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Ultimate Travel Library—Eastern Europe

* Indicates a book that appears in our feature "Around the World in 80+ Books" published in the April 2002 issue of National Geographic Traveler.

*Balkan Ghosts: A Journey through History, by Robert D. Kaplan (1993). To appreciate the complexity of contemporary Europe, one must understand the Balkans. Completed in 1990, before the first shot was fired in the war in Yugoslavia, Kaplan's riveting account of his travels weaves in history and politics.

*Bury Me Standing: The Gypsies and Their Journey, by Isabel Fonseca (1995). Fonseca spent four nomadic years living with the Roma (as the Gypsies call themselves), moving from Albania to Poland, the Czech Republic, Slovakia, and Bulgaria to document their traditions.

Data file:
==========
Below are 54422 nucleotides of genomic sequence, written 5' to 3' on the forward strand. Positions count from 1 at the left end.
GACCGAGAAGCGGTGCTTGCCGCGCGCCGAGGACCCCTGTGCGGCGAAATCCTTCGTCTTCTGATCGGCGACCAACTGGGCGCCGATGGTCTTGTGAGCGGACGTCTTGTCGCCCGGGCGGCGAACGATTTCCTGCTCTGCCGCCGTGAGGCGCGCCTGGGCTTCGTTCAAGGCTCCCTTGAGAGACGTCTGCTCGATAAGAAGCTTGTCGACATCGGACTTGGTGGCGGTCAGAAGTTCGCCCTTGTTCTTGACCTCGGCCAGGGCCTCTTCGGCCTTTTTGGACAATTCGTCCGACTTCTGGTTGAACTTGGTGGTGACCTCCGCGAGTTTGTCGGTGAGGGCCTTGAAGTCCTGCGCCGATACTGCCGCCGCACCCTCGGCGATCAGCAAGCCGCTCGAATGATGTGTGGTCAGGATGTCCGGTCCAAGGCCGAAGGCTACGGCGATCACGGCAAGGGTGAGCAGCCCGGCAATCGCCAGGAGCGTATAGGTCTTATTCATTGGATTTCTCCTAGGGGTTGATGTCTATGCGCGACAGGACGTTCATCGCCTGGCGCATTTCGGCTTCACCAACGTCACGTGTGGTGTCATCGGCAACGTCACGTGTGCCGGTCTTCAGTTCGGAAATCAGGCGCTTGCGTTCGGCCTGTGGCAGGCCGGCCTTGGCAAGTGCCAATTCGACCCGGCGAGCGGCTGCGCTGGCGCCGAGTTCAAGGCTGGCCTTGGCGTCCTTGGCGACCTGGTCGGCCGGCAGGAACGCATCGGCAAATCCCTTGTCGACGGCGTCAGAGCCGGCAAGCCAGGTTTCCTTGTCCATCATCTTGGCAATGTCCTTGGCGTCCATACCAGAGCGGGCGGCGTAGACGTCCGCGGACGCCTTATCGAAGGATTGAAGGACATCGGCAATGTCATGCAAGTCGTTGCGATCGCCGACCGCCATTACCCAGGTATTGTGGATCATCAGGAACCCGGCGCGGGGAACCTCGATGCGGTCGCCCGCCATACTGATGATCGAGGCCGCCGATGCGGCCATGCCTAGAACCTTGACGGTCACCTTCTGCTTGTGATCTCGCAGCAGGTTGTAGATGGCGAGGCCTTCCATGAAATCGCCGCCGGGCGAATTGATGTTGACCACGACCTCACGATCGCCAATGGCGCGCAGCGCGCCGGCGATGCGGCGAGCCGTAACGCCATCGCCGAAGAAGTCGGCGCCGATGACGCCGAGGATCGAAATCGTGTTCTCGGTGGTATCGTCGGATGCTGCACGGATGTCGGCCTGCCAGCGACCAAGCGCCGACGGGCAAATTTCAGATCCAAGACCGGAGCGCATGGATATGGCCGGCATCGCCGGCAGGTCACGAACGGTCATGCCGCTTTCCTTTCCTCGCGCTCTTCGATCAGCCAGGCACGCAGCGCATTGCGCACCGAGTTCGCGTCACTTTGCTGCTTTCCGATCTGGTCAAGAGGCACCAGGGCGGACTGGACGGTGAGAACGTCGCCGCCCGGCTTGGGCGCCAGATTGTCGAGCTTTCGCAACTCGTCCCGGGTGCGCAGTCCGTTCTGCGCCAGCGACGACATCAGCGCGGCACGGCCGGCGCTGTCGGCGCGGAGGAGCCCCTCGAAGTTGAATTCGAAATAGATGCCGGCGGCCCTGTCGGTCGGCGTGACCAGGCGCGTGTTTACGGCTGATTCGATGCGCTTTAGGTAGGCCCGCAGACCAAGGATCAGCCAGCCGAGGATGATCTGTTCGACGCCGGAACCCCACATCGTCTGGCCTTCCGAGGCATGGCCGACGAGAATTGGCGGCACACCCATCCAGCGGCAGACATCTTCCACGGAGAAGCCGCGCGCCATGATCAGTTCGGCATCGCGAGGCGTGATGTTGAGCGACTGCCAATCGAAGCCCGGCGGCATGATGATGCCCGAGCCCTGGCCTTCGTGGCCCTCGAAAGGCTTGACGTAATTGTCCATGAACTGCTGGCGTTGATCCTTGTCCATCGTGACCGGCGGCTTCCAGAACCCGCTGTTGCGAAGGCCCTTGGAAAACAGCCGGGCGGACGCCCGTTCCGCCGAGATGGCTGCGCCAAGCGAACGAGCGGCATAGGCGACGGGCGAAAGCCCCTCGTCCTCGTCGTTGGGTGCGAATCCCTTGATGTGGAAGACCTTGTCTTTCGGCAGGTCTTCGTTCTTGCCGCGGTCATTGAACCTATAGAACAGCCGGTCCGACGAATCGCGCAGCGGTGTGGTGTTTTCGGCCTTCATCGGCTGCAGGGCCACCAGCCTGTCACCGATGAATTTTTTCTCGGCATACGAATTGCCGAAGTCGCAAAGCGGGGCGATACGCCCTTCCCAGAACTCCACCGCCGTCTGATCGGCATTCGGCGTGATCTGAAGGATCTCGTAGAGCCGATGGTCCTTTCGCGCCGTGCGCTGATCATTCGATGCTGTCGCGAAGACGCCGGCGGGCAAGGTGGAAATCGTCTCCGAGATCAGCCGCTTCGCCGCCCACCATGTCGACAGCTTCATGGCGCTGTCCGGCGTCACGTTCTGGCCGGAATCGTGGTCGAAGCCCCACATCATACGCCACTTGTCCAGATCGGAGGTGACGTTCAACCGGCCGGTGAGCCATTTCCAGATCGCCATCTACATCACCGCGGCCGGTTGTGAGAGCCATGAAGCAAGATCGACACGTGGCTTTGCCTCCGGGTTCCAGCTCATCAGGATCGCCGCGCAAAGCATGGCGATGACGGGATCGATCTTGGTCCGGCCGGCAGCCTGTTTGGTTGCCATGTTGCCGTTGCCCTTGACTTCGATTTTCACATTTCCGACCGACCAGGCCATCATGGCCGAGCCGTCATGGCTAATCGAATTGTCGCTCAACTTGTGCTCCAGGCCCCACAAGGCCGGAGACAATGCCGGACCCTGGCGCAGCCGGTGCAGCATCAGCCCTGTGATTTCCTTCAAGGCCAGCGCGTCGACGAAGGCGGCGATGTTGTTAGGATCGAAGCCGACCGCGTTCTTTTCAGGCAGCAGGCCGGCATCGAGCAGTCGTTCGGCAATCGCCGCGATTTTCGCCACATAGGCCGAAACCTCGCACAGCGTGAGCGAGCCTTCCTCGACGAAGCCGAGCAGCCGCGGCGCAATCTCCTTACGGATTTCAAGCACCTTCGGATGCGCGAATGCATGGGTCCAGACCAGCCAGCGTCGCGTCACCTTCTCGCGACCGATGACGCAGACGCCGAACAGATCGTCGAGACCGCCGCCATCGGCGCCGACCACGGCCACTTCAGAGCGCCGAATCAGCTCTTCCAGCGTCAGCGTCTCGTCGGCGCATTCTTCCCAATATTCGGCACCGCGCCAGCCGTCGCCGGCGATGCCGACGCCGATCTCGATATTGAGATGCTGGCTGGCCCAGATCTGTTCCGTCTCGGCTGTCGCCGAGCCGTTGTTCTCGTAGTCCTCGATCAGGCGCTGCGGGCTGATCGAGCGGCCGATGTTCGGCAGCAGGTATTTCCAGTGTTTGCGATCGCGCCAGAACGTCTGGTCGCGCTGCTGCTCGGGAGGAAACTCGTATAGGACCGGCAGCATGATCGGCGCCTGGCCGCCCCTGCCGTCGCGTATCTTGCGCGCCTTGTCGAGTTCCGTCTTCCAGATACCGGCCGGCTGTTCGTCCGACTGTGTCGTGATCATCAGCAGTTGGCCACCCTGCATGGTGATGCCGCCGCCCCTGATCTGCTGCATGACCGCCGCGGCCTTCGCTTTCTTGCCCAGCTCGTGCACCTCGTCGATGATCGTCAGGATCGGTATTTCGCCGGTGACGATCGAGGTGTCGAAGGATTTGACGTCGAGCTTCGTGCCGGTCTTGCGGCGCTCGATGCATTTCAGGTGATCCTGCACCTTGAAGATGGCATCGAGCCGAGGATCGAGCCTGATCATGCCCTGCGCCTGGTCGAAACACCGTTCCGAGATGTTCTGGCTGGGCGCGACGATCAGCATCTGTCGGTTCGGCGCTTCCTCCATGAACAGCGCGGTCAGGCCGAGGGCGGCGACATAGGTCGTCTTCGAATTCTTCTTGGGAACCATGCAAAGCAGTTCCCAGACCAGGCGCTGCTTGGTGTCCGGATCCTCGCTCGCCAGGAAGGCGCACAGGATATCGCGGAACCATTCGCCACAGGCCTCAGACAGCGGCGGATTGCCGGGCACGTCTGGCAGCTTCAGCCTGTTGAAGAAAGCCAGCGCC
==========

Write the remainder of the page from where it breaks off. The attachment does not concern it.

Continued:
Café Europa: Life After Communism, by Slavenka Drakulic (1996). Using everyday language, Drakulic puts the commonplace sights of Eastern Europe under a microscope, finding sociological importance in the toilets of Romania and the deeper meaning behind the ubiquitous "Café Europas" that pepper the region. Drakulic discovers through her travels that these pale imitations of Western-style cafés are symbolic of a region still seeking acceptance into the world community.

Murder on the Orient Express, by Agatha Christie (1934). Christie guides readers through a mystery plot and across the European continent as a crime unfolds on the Orient Express train. Experience the blizzard in Yugoslavia that brings together 13 travelers from various countries to solve the murder.

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